Hammer + small punch =
Replaced a few and no issues.
The tool is cool though.
E


Hammer + Punch = Potential Shattered pin = No good.

I prefer Slow Steady pressure from a Chain breaker.
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Old 06-07-2012, 10:47 PM   #40
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Originally Posted by Maxxed-out View Post
The tool works but the shaft (B0541D) used to press the worn pin out will break easily. I have broken 2. I use heat and still broke them. The replacement is only $10 so I would recommend having at least 1 on hand. I think the reason it breaks is the pins are worn on one side and when you screw in, the pressing pin doesn't meet up with the drive pin flush. When you screw down, the pressing pin rotates and falls of the edge of the worn pin and causes it to be in a bind and break, or it breaks from putting pressure only on one side of the pressing pin. You just have to be careful or change out your pins before they get too much wear. You can also cut the pins off flush with the drive shaft with a dremel then press it out so that you make good contact with both the pressing pin and worn drive pin.

Hope this makes sense...
I had the same thing happen with mine, but also had a different problem with B0541B. The screw threads themselves cracked at the ends. I have sent my into mugen and they are supposed to see what went wrong.
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Old 06-08-2012, 10:12 AM   #41
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I use a hammer, drift punch ,and a 1/2" alum plate with a hole drilled in it a little bigger then the pin ,place the shaft with the pin in the hole and hit with a hammer till its flush with the shaft,then use the drift punch and drive the pin thru ,leave the pin in the hole of the alum as this will be the stop for the new pin, start the new pin with a hammer and drive it in till it stops. takes less then a min to install a new pin !! pins are not very hard, so it will never shatter as someone has said . thats how I doit !! works ever time ..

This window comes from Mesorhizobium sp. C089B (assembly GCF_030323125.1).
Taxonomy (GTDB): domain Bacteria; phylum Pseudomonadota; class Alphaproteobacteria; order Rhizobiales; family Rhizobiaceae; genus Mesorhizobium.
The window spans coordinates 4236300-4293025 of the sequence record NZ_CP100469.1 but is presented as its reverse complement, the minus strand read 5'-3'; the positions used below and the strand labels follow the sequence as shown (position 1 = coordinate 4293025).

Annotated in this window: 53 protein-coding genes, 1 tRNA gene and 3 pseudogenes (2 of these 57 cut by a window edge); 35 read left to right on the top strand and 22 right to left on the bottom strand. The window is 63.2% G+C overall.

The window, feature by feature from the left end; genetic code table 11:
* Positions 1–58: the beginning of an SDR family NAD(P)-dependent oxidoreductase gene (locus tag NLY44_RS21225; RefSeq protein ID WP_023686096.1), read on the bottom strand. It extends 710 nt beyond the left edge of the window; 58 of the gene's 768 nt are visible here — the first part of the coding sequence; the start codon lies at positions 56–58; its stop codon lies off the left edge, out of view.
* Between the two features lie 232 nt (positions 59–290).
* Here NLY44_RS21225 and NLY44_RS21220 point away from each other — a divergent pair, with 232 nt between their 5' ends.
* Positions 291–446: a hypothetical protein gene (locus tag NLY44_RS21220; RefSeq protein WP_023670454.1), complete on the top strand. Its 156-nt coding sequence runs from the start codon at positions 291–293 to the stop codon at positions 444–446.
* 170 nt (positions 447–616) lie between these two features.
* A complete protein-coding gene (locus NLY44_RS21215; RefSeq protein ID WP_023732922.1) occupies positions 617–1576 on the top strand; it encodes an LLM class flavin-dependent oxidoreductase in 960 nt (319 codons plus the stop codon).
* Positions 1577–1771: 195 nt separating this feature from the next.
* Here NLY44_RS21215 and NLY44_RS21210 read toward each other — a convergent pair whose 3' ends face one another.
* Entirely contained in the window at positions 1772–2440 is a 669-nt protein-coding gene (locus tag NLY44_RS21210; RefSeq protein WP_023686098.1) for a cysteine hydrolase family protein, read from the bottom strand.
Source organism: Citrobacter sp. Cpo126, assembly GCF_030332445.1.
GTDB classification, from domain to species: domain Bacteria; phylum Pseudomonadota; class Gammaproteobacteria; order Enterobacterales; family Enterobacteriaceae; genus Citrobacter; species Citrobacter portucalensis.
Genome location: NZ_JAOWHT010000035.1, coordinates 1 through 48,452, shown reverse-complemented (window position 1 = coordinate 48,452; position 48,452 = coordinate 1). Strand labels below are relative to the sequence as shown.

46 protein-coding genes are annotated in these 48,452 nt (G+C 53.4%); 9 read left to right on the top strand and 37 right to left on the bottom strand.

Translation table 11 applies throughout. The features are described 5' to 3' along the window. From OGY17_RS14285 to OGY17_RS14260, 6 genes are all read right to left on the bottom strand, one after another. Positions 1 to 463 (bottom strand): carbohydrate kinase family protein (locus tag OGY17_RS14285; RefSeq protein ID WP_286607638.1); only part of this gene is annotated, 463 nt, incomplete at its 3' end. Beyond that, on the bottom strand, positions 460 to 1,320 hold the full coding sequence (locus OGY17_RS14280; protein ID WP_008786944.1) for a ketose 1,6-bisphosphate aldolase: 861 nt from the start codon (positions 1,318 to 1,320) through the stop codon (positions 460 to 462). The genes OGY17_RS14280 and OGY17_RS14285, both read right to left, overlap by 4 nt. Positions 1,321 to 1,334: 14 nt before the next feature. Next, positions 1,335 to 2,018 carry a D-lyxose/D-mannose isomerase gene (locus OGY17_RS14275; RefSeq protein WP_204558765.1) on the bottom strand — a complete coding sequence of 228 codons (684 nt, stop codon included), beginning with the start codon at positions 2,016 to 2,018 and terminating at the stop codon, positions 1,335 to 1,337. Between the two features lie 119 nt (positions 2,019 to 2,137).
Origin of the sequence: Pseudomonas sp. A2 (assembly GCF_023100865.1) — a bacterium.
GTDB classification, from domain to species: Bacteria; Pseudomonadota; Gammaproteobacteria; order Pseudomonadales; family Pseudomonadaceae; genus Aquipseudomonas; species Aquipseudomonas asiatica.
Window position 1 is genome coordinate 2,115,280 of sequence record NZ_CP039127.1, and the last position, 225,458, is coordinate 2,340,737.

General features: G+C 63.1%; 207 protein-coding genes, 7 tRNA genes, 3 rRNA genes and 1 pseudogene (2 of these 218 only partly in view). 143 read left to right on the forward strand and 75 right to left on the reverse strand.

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Old 06-09-2012, 05:45 AM   #42
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i just use a bike chain break tool. you need to file the pin so it is smaller than the pin it's pushing out. or like i did the tool becomes lodged inside and you will never get it out.
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Old 06-09-2012, 07:35 AM   #43
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Originally Posted by rc racer 103 View Post
I use a hammer, drift punch ,and a 1/2" alum plate with a hole drilled in it a little bigger then the pin ,place the shaft with the pin in the hole and hit with a hammer till its flush with the shaft,then use the drift punch and drive the pin thru ,leave the pin in the hole of the alum as this will be the stop for the new pin, start the new pin with a hammer and drive it in till it stops. takes less then a min to install a new pin !! pins are not very hard, so it will never shatter as someone has said . thats how I doit !! works ever time ..

Tell that to the Chunk of Pin I had Flung into my Hand.......

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i just use a bike chain break tool. you need to file the pin so it is smaller than the pin it's pushing out. or like i did the tool becomes lodged inside and you will never get it out.
Most Chain breaker push pins are 2.9mm(well the size we use anyways) but over time they can "Stick" in the shaft.....What I do is Keep my Push pin Polished and Clean. Helps Tremendously.
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Old 06-09-2012, 09:28 AM   #44
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[QUOTE=Integra;10839094]Tell that to the Chunk of Pin I had Flung into my Hand.......

If pins were that hard they would break instead of wear, they are far less then 62 rockwell hard , IMO ! Nick sometimes you just got to be smarter then the pin !! LOL
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Old 06-09-2012, 10:21 AM   #45
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Originally Posted by jnslprd View Post
soaking the drive shaft in wd40 or heating with a torch does wonders in the replacement process.
I've been using the 'torch method' so far but I must admit that it's not the best... I've replaced 6 pins and two of the dogbones cracked...

Are there any tools other than Mugen, Hudy and Titan? $50-100 is quite a lot if you ask me. I'm even thinking of making one by myself.